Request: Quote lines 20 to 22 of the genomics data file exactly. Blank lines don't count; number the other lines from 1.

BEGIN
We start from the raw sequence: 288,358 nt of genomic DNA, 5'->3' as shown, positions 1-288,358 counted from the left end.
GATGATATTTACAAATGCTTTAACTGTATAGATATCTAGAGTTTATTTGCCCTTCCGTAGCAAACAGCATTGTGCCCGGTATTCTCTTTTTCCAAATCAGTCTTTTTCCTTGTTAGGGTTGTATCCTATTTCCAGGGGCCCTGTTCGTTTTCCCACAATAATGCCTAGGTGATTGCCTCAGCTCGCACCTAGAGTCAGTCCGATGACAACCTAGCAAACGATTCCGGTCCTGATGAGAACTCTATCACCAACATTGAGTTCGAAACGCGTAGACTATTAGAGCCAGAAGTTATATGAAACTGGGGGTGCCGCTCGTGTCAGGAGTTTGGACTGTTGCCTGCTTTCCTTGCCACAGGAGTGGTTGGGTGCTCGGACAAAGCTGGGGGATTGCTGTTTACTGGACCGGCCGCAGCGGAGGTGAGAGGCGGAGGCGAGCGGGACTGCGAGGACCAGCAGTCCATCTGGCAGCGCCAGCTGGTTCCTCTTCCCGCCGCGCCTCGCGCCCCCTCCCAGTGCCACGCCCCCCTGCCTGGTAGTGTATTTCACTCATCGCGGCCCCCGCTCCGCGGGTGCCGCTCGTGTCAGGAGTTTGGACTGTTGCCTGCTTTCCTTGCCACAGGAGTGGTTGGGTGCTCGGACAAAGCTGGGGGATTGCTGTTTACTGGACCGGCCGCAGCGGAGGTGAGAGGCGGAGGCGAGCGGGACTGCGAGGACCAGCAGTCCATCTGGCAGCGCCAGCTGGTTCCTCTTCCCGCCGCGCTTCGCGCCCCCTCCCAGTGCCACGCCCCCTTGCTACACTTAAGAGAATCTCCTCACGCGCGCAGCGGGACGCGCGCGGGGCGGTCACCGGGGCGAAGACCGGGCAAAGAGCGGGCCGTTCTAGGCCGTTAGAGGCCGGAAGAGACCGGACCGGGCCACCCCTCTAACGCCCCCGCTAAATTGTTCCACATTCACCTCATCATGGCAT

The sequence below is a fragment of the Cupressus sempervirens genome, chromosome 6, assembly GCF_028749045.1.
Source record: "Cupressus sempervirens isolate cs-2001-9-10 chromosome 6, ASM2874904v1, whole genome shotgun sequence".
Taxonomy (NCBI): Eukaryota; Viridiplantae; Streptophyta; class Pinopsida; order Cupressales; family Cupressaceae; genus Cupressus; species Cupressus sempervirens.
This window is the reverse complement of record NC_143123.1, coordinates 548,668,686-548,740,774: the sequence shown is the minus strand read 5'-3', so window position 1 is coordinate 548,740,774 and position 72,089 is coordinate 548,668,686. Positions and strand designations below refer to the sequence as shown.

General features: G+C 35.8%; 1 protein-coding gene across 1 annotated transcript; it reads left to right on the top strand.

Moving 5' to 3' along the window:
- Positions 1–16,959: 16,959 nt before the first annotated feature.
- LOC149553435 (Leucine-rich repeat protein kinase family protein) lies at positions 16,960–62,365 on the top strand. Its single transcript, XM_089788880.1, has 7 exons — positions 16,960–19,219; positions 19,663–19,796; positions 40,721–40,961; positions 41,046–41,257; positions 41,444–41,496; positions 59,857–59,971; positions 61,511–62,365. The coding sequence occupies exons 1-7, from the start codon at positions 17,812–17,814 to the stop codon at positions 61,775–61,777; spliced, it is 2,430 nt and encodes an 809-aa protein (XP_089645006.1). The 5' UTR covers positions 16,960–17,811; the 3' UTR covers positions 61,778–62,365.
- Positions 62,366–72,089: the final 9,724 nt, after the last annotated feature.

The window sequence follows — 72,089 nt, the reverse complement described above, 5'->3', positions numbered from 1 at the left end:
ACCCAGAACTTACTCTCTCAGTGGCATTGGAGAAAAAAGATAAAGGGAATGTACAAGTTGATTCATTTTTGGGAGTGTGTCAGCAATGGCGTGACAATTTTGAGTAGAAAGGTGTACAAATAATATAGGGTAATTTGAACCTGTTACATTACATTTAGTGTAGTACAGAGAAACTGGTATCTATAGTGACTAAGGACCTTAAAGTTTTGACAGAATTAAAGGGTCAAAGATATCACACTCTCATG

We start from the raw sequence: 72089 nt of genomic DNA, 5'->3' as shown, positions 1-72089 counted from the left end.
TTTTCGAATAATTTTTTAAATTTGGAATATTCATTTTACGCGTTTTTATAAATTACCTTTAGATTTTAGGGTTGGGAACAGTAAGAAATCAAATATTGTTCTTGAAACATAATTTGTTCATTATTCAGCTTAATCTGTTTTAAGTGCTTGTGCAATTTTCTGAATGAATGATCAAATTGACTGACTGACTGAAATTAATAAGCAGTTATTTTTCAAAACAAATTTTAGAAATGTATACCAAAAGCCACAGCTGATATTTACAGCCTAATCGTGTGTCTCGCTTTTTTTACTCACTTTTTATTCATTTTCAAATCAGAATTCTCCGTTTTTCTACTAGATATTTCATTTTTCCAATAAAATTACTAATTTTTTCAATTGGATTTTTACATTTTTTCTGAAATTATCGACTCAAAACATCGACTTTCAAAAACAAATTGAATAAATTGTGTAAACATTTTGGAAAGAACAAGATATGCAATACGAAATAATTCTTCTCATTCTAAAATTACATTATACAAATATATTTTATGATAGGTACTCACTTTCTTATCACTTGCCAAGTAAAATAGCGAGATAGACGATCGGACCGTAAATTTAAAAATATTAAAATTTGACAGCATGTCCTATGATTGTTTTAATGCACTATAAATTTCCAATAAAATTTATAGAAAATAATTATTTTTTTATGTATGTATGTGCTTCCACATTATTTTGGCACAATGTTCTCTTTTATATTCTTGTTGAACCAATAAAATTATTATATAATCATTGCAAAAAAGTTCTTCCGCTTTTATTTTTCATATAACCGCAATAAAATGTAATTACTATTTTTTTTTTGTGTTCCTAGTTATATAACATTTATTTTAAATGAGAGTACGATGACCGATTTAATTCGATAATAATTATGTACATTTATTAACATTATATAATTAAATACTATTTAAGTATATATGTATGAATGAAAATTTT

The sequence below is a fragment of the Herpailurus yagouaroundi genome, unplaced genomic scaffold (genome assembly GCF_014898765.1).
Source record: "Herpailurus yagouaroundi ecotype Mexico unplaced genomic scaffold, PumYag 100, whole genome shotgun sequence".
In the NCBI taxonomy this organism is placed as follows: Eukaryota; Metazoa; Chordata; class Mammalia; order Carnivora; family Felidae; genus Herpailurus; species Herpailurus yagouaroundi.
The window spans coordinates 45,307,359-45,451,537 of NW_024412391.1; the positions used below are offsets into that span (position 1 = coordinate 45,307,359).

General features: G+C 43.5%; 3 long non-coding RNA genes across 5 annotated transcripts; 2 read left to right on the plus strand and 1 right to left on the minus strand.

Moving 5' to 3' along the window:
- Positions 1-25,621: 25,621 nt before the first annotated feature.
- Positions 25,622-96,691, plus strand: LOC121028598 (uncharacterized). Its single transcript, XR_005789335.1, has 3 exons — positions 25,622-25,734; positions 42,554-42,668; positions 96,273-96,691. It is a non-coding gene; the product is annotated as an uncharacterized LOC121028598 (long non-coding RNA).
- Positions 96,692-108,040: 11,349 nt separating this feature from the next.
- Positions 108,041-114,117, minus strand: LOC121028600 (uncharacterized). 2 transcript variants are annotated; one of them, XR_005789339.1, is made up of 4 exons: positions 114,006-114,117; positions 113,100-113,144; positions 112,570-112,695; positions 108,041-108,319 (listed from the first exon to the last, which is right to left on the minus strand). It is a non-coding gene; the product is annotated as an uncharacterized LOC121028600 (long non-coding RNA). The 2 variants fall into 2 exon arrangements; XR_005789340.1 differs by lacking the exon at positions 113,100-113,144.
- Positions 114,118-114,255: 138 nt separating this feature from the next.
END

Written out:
General features: G+C 43.5%; 3 long non-coding RNA genes across 5 annotated transcripts; 2 read left to right on the plus strand and 1 right to left on the minus strand.

Moving 5' to 3' along the window:
- Positions 1-25,621: 25,621 nt before the first annotated feature.